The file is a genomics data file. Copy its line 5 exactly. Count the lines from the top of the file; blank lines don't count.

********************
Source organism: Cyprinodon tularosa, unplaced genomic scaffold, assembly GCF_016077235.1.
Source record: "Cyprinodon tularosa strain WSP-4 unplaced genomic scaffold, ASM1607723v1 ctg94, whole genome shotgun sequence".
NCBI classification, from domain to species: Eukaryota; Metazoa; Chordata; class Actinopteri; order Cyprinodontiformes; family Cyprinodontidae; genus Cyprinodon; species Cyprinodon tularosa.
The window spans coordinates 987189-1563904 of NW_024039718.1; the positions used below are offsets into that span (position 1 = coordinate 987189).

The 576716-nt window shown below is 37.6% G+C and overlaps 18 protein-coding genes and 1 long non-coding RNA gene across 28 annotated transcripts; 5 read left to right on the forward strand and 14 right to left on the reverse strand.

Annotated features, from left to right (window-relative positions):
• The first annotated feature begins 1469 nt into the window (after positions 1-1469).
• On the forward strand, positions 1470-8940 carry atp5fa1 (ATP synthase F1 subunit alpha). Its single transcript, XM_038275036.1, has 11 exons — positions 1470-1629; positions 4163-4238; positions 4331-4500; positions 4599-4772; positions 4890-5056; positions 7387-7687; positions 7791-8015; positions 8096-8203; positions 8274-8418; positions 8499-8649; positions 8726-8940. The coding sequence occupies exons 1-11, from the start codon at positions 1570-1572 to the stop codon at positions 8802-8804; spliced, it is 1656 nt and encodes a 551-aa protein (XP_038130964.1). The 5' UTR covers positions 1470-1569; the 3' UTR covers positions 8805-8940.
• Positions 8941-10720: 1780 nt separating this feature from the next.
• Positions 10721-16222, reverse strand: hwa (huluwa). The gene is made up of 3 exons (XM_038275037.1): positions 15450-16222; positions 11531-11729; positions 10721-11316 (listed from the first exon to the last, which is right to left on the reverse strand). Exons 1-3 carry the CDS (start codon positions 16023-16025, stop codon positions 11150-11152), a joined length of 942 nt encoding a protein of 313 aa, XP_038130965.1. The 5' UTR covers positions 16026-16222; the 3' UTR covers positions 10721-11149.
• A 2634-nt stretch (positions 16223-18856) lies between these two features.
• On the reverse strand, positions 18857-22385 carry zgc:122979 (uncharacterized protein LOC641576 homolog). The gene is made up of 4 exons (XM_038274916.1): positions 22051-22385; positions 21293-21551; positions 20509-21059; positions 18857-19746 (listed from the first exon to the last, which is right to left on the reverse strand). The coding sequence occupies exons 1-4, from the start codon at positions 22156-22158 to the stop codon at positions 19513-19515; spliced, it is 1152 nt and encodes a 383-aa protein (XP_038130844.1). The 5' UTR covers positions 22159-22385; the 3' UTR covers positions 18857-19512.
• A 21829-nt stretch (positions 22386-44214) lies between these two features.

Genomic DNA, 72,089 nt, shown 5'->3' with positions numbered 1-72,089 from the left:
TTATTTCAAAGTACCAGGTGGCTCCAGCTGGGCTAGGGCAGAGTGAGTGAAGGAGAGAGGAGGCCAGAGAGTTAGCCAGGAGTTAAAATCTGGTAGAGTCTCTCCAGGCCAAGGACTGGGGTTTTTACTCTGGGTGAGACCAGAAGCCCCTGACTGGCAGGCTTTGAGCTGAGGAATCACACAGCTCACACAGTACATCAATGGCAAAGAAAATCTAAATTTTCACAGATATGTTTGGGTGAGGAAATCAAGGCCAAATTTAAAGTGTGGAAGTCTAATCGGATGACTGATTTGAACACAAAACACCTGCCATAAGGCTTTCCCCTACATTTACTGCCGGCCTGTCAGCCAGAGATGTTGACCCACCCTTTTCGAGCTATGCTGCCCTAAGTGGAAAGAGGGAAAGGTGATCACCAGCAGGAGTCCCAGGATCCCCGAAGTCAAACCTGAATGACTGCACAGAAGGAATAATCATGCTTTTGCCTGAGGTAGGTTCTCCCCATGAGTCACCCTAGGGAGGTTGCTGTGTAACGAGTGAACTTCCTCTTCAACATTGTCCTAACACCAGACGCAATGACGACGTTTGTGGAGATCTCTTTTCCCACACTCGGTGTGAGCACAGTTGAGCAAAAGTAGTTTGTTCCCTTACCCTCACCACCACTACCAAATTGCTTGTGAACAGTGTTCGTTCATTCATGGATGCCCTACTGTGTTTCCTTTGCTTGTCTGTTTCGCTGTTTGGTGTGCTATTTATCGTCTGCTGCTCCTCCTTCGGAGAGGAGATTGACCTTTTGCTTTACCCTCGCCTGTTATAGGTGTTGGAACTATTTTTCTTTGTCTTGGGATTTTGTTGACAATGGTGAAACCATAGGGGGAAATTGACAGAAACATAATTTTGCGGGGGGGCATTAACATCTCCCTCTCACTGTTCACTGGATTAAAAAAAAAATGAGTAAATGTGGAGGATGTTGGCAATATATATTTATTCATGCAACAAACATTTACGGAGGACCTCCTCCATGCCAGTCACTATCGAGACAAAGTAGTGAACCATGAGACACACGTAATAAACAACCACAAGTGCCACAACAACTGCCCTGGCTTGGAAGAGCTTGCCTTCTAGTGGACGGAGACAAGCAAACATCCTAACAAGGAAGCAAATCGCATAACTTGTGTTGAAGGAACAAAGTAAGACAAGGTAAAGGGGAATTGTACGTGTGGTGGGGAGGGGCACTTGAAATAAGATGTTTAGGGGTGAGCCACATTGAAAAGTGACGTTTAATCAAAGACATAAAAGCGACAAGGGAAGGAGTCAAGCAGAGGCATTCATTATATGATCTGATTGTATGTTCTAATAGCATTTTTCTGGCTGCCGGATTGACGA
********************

The 576716-nt window shown below is 37.6% G+C and overlaps 18 protein-coding genes and 1 long non-coding RNA gene across 28 annotated transcripts; 5 read left to right on the forward strand and 14 right to left on the reverse strand.